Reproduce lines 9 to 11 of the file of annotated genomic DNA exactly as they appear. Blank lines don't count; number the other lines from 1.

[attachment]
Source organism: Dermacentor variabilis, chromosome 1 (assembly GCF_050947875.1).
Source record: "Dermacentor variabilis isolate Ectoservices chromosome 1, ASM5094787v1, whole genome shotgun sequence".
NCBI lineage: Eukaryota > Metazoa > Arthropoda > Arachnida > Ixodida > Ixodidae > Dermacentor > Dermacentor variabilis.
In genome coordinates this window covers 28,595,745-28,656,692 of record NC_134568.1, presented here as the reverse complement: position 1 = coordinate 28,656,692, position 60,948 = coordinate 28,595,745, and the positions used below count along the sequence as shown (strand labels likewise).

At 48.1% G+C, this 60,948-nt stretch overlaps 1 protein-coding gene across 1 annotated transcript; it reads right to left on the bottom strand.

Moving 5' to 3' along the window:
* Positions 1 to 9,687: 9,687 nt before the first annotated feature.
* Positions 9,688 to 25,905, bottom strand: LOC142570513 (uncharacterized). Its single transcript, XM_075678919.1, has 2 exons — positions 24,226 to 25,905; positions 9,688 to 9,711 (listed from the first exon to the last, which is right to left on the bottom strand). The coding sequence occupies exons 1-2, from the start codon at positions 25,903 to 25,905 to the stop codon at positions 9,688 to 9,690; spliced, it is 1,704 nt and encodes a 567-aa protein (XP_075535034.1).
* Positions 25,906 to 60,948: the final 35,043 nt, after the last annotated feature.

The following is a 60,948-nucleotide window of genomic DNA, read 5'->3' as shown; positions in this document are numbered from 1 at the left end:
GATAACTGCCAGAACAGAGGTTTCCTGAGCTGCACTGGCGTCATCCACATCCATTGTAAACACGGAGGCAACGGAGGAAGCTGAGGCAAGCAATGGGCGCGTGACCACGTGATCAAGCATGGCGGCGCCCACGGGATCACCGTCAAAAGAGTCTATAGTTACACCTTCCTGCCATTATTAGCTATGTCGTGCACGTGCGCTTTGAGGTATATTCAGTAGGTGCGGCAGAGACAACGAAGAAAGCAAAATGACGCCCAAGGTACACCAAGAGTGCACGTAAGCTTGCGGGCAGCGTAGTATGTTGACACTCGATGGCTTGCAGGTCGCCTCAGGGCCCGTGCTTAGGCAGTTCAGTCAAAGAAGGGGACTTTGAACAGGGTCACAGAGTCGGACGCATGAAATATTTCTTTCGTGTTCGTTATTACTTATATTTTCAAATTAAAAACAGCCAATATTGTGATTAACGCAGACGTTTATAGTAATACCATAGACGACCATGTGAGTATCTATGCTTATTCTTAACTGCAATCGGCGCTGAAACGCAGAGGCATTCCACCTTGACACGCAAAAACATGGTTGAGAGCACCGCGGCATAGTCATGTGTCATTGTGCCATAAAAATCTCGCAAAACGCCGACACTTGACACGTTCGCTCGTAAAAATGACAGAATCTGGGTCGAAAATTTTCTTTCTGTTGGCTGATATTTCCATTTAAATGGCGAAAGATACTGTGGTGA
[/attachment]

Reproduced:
* Positions 25,906 to 60,948: the final 35,043 nt, after the last annotated feature.

The following is a 60,948-nucleotide window of genomic DNA, read 5'->3' as shown; positions in this document are numbered from 1 at the left end:
GATAACTGCCAGAACAGAGGTTTCCTGAGCTGCACTGGCGTCATCCACATCCATTGTAAACACGGAGGCAACGGAGGAAGCTGAGGCAAGCAATGGGCGCGTGACCACGTGATCAAGCATGGCGGCGCCCACGGGATCACCGTCAAAAGAGTCTATAGTTACACCTTCCTGCCATTATTAGCTATGTCGTGCACGTGCGCTTTGAGGTATATTCAGTAGGTGCGGCAGAGACAACGAAGAAAGCAAAATGACGCCCAAGGTACACCAAGAGTGCACGTAAGCTTGCGGGCAGCGTAGTATGTTGACACTCGATGGCTTGCAGGTCGCCTCAGGGCCCGTGCTTAGGCAGTTCAGTCAAAGAAGGGGACTTTGAACAGGGTCACAGAGTCGGACGCATGAAATATTTCTTTCGTGTTCGTTATTACTTATATTTTCAAATTAAAAACAGCCAATATTGTGATTAACGCAGACGTTTATAGTAATACCATAGACGACCATGTGAGTATCTATGCTTATTCTTAACTGCAATCGGCGCTGAAACGCAGAGGCATTCCACCTTGACACGCAAAAACATGGTTGAGAGCACCGCGGCATAGTCATGTGTCATTGTGCCATAAAAATCTCGCAAAACGCCGACACTTGACACGTTCGCTCGTAAAAATGACAGAATCTGGGTCGAAAATTTTCTTTCTGTTGGCTGATATTTCCATTTAAATGGCGAAAGATACTGTGGTGA